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Friday, March 04, 2011

Harvard Stops Hating America

On the surface, it's as simple as this: The Navy says, "Go ahead, ask and tell." A few weeks later, Harvard says, "Welcome back, NROTC."

In fact, of course, it was never just about gay people. There is a lot more to the story of the Reserve Officer Training Corps's exile from, and now return to, the Yard. And the "lot more" in question, like so much else in American cultural life, has little to do with the obvious issues, and more to do with the pathology of the Boomers.

It was, as we all know, Viet Nam that drove ROTC from Harvard and many other university campuses. Or rather, it was the protest against the war in Viet Nam; and while the war was unconscionable and the protest movement largely correct in its goals, let us be honest and admit that many of the protesters said and did some dumb things. Consider this Time magazine coverage of a 1969 student takeover of some Harvard buildings:
They had charged that the university planned to tear down Negro slums in Roxbury to make room for the expanding Harvard Medical School, and that members of the Corporation had illegitimate vested interests in preserving ROTC on campus: "These businessmen want Harvard to continue producing officers for the Viet Nam war or for use against black rebellions at home for political reasons."
You can just feel the youthful outrage, not to mention the limited grasp of the facts. And a few years later, after they had succeeded in getting their way, even some of the student leaders began to have second thoughts. In 1974, John Hook (class of 1969) wrote a letter to the Crimson which said, in part:

I advocate the full return of ROTC to Harvard. As an undergraduate in 1969, I was twice suspended from Harvard for occupying buildings with the demand to abolish ROTC. Why is my position changed? ...

[Because] the United States should seek the best officers possible for our armed forces. The best officers combine leadership and discipline with humanitarian instincts. Harvard has an obligation to educate men and women to complement the officers of the military academies. We need Marshalls as well as Pattons.

Pompous, sure, but this is the Ivy League. Still, Hook's letter, which is includes no shortage of leftie sniping at Kissinger and Nixon, makes a point that was obvious to people of common sense all along: for a school to prepare its alumni for military service does not necessarily endorse the policies of the military; it provides a means to help shape those policies. And by making such preparation more difficult, as Harvard did by banning ROTC and forcing its students to participate in an off-campus ROTC consortium hosted by M.I.T., is to miss an important opportunity.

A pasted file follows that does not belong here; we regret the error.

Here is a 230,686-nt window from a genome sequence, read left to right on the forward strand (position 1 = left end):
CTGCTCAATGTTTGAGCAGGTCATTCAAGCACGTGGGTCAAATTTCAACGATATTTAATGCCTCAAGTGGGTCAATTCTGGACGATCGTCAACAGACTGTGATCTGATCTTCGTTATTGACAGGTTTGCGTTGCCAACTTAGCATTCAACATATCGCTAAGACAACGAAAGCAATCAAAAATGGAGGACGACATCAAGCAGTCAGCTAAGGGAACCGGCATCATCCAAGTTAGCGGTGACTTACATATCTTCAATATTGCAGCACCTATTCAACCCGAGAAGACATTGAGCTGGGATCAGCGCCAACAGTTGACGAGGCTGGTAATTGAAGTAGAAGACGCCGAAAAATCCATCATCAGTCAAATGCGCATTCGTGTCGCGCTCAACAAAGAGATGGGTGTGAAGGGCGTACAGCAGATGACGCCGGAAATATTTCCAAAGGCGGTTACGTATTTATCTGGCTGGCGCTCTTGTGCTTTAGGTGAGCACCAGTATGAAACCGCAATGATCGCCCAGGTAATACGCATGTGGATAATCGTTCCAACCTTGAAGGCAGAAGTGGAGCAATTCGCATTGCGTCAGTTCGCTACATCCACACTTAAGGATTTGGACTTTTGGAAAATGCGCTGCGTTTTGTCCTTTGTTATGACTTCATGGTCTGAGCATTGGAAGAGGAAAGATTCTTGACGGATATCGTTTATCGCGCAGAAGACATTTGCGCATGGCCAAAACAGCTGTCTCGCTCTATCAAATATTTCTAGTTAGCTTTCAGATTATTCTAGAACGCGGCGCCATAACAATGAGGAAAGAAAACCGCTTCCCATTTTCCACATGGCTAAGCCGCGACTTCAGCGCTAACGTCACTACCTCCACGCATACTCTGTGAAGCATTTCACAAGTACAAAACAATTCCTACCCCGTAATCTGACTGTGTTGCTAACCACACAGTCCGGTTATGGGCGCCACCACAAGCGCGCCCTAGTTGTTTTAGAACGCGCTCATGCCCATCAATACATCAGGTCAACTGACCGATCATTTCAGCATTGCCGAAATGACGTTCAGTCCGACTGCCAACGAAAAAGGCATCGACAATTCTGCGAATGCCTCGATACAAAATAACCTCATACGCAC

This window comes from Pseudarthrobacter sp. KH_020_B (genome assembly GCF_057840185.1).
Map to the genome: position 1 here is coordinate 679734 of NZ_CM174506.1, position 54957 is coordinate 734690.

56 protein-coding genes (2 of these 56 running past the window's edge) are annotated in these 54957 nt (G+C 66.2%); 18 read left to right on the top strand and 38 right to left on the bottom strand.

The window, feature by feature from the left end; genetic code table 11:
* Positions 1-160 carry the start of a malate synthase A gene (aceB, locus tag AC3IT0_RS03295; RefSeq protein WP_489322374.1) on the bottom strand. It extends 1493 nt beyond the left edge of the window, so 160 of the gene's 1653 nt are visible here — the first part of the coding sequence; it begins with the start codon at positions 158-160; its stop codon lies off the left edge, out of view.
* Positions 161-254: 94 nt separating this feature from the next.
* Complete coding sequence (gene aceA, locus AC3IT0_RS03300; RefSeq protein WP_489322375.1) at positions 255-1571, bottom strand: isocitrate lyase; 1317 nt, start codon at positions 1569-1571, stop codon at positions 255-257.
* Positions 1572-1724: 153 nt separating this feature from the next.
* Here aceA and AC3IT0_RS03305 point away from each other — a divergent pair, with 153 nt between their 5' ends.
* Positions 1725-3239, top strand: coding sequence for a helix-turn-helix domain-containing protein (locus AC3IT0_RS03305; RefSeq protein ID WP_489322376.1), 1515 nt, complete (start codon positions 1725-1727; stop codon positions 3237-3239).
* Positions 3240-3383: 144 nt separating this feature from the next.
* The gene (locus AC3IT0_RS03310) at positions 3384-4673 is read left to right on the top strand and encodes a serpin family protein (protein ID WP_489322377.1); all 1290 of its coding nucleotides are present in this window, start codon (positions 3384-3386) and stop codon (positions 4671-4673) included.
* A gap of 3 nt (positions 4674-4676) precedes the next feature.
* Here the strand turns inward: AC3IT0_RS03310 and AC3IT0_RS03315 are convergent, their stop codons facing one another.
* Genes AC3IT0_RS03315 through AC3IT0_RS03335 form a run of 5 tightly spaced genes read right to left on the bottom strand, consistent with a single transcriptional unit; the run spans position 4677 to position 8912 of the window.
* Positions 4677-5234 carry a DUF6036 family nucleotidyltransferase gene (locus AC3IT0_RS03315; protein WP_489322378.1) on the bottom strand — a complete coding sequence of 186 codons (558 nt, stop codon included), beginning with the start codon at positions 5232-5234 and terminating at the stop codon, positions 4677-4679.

The thing to remember here is that, although the actual decision to kick ROTC off-campus was made by a vote of the faculty, it was made under immense pressure from Students for Democratic Society, as well as like-minded protest groups. A close look at groups like this reminds us that they were creatures of their time, not of ours. Remember Stokely Carmichael on "the place of women in the SNCC"? Or Anita Hoffman, visiting Timothy Leary and Eldredge Cleaver in Algiers, so offended by the mistreatment of women that she crawled through a window to escape? If we we remember correctly, the anthology Sisterhood is Powerful opens with a collection of sexist remarks by leaders of the old "New Left." By contemporary standards, it is shockingly insensitive stuff.

This is what we need to remember about the campus agitators of the 1960s. They wanted to end the war; beyond that, they wanted to end the Cold War, more or less by surrendering. Their sympathy for African-Americans, while genuine, was also touched with Romanticism, paternalism and condescension. They had little concern for rights of either women or gay people. By contemporary standards, they were as crudely sexist and homophobic as the miscellaneous adulterers at Sterling, Cooper.

Which means that, when Harvard later linked its ban on ROTC to the military's "don't ask, don't tell" policy, it was changing the rules. The ban had never been about sex, until the faculty decided to use sex as a pretext for maintaining it.

They did need a pretext, too. After all, the war was over, and had been for a good long while. What lingered was the sense of hostility between the government, especially the armed services, and some of America's best universities. Mind you, this hostility didn't keep them from accepting enormous government grants for scientific research, or keep Harvard from putting Kissinger on the faculty. No; the lingering hostility simplymade it harder for students at these schools to prepare for military service -- depriving both the students and the nation.

If, as is often suggested, the armed services of the United States have taken an unfortunate turn toward rightist politics and Christianist religiosity, much of the blame lies with the end of the draft. But at least a little also lies with gradual removal from the officer corps of many young men and women whose educations were as good as those of the military academies, but shaped by vastly different conditions.

So we congratulate President Drew Gilpin Faust for steering her university back toward a more reasonable course, which provides an important opportunity for its students and also for the American military.

1 comment:

Gillian said...

I commend Nathan Fick's _One Bullet Away_, the memoir of a Marine officer who signed on for USMC OCS as a junior at Dartmouth and was on the 'tip of the spear' in Iraq in 2003 w/ a platoon of Recon Marines, as a reflection on the topic of the divide between the officer corps and the cream of the academic crop.